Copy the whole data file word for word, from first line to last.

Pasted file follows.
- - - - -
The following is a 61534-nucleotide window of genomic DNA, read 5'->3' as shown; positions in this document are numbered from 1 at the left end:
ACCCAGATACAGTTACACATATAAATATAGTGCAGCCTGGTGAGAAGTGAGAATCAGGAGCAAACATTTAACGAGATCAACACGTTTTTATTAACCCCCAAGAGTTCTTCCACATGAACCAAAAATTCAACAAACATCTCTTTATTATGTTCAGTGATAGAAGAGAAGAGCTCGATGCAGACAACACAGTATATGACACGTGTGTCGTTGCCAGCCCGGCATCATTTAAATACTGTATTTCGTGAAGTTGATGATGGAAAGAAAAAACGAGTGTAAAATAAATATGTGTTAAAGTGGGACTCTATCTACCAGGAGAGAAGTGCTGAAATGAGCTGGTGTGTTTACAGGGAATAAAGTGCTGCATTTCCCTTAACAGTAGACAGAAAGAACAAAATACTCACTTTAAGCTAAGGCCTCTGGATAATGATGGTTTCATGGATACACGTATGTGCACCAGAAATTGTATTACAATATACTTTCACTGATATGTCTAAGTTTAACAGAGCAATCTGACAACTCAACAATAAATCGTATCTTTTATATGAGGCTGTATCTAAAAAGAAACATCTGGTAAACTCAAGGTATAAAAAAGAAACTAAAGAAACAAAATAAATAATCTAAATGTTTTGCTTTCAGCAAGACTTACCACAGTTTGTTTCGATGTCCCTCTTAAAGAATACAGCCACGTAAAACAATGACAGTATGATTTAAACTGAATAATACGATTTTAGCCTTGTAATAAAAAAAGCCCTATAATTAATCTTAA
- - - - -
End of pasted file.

The following is a 61534-nucleotide window of genomic DNA, read 5'->3' as shown; positions in this document are numbered from 1 at the left end:
ACCCAGATACAGTTACACATATAAATATAGTGCAGCCTGGTGAGAAGTGAGAATCAGGAGCAAACATTTAACGAGATCAACACGTTTTTATTAACCCCCAAGAGTTCTTCCACATGAACCAAAAATTCAACAAACATCTCTTTATTATGTTCAGTGATAGAAGAGAAGAGCTCGATGCAGACAACACAGTATATGACACGTGTGTCGTTGCCAGCCCGGCATCATTTAAATACTGTATTTCGTGAAGTTGATGATGGAAAGAAAAAACGAGTGTAAAATAAATATGTGTTAAAGTGGGACTCTATCTACCAGGAGAGAAGTGCTGAAATGAGCTGGTGTGTTTACAGGGAATAAAGTGCTGCATTTCCCTTAACAGTAGACAGAAAGAACAAAATACTCACTTTAAGCTAAGGCCTCTGGATAATGATGGTTTCATGGATACACGTATGTGCACCAGAAATTGTATTACAATATACTTTCACTGATATGTCTAAGTTTAACAGAGCAATCTGACAACTCAACAATAAATCGTATCTTTTATATGAGGCTGTATCTAAAAAGAAACATCTGGTAAACTCAAGGTATAAAAAAGAAACTAAAGAAACAAAATAAATAATCTAAATGTTTTGCTTTCAGCAAGACTTACCACAGTTTGTTTCGATGTCCCTCTTAAAGAATACAGCCACGTAAAACAATGACAGTATGATTTAAACTGAATAATACGATTTTAGCCTTGTAATAAAAAAAGCCCTATAATTAATCTTAA